Is it a good practice to hit actual database for Integrations test(Not prod but pre prod DB) for Jenkins Night builds? The reason I am asking this is because our DAO uses procedures to perform simple CRUD operations so it is almost impossible to test operation like INSERTS/UPDATES/DELETE even against in memory H2 database.


Some integration and system tests do, indeed, rely on a database in order to run.

This being said:

  • Be aware that tests that do rely on a database are slower than unit tests, by a factor of hundreds of thousands. If you have a lot of those tests, it can become very problematic.

    The fact that you mention nightly builds, as opposed to continuous integration where builds run after each commit might indicate that the performance of the tests is already an issue. If this is the case, reconsider how you test, and what you test.

  • Do you really need integration tests to test CRUD operations? Do you understand the difference between unit tests and integration/system tests?

  • If you have a lot of CRUD operations, use a library/framework/tool which would either write code for you or do those operations without the need for custom source code. There are ORMs for that, available for most programming languages and ecosystems. This way, you will not need to test those CRUD operations at all.

  • If you are still convinced that you need a database to be involved in your tests, search for the common practices for your specific database in order to find how to restore the original state after every test efficiently. In some cases, for instance, one would use an in-memory temporary database which would be created before each test, and then will be destroyed at the end of it. Others would use database snapshots, which are often amazingly fast.

  • Performance of tests is not an issue .They run within seconds.I have tons of microservices .About your question Do you need to test your CRUD operation. If you don't test your CRUD operation (against in-memory or actual DB) then how would you determine if your INSERT is working fine since table columns have checks and constraints.And how would if test TRANSACTIONS. But I do agree we should use ORM for simple CRUD operations which are easier to tests against in-memory databases Mar 4 at 6:24

Although Arseni Mourzenko's answer covers a lot of the points, it's important to make a distinction between different databases.

Tests, especially those that manipulate data, should probably be run against a database that is instantiated for those tests. Assuming that your pre-prod environment is also used by people to perform manual testing or demonstrations, you don't know what the state of the database is. If you ensure that the database starts in a known state, you can make stronger assertions about what the end state will be. If the database isn't in a known start at the start of the test, the test could erroneously fail or succeed based on the state of existing data or the assertions will need to account for unknown data in the database.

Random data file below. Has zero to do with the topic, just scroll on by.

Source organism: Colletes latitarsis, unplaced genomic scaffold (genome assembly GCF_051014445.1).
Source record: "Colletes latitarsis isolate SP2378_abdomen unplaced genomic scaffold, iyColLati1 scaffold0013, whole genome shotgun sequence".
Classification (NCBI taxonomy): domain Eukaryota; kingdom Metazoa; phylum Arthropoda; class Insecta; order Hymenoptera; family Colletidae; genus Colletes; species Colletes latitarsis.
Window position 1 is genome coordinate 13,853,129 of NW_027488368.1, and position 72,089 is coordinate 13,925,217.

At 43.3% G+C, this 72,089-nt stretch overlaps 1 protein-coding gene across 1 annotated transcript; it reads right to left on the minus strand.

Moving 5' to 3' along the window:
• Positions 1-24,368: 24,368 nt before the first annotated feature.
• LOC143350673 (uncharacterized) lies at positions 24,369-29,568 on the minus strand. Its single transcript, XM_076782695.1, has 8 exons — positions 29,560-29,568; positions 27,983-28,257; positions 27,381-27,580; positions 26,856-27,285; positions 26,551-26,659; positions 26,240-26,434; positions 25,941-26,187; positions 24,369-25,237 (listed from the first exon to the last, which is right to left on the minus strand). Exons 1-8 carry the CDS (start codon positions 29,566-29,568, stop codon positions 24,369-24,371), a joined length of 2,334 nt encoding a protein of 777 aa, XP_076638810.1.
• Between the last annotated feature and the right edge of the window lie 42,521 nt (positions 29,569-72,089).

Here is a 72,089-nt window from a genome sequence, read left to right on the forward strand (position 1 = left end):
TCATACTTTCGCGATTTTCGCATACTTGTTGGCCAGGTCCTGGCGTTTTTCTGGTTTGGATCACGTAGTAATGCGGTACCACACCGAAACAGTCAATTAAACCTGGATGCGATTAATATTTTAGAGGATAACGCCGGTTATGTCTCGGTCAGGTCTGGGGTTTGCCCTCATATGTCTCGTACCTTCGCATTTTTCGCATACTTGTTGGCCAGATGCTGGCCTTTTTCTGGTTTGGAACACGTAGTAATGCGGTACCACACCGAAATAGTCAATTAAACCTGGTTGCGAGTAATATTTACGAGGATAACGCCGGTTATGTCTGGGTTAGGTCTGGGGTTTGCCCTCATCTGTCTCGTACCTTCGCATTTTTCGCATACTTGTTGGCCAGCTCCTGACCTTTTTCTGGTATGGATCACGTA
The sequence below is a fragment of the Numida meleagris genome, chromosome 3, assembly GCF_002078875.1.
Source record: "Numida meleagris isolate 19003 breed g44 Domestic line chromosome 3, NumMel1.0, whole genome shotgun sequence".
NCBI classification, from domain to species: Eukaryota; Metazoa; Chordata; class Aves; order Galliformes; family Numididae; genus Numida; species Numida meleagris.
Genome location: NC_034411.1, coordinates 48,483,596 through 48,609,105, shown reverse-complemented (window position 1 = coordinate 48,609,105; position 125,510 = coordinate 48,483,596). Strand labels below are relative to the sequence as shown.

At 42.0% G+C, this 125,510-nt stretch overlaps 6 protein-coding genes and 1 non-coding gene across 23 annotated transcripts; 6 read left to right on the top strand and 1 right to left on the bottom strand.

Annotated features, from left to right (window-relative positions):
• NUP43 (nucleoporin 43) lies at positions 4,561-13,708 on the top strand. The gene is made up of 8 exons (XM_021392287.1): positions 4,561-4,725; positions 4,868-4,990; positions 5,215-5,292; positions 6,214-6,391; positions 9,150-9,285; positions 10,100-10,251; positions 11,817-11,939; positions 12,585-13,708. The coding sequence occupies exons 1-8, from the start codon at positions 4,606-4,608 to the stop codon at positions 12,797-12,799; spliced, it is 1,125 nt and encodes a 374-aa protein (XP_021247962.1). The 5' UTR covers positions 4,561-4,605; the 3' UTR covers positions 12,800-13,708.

I do think that it makes sense to run tests against a real database on a regular basis, especially if there are stored procedures in the database that need to be tested in conjunction with the application code. However, this should be a database that you have good control over so you can assert a state at the start and end of tests.

  • 1
    I'd never dare to "test" against a real(!) database. Rather, an exact image of it. When changes such as stored-procedures are applied against the one, they must likewise be applied against the other. (P.S.: In making this comment, I understand – and refer to – the context that you've stated in this post.) Mar 4 at 2:22
  • @MikeRobinson Testing against an image is OK, too. I prefer to start with an empty database and seed it for sets of tests. Without seeing the tests and how they are structured, I'm not sure if an image or seeding or a blank database is the best starting point - it could also vary by test set.
    – Thomas Owens
    Mar 4 at 10:36
  • @ThomasOwens i am using Oracle database.How do i create an empty database ?Does empty database means no objects are present i.e not even procedures that have INSERT/UPDATE logic.Or you mean tables with no data?I am thinking implementing your way of calling real database(in my case PRE-PROD DB which is used by testing teams too) Mar 4 at 16:34
  • @PaleBlueDot By "empty database", I mean stored procedures, triggers, and empty tables. Your tests would populate the data tables as necessary. I'm not familiar with Oracle database, so I can't provide detailed guidance, but I would be against using a database used for other purposes as part of the test framework. Your automated tests should have their own database that can be created, populated, and cleared as necessary during testing.
    – Thomas Owens
    Mar 4 at 17:22
  • @PaleBlueDot: I assume your application is restricted to one DB Schema / DB User (which in Oracle means the same), and the schema name / user name is hopefully configurable. Then you can provide a schema as a template, including test data, and clone it for your tests.
    – Doc Brown
    Mar 5 at 11:00

Yes. That is the point of Integration tests.

An integration test is there to prove that you program, and program X play nicely together. This cannot be verified without program X really being there. Of course make sure its not the production program X, just another instance of it.

For actual unit tests though. Avoid at all costs and mock the database out.

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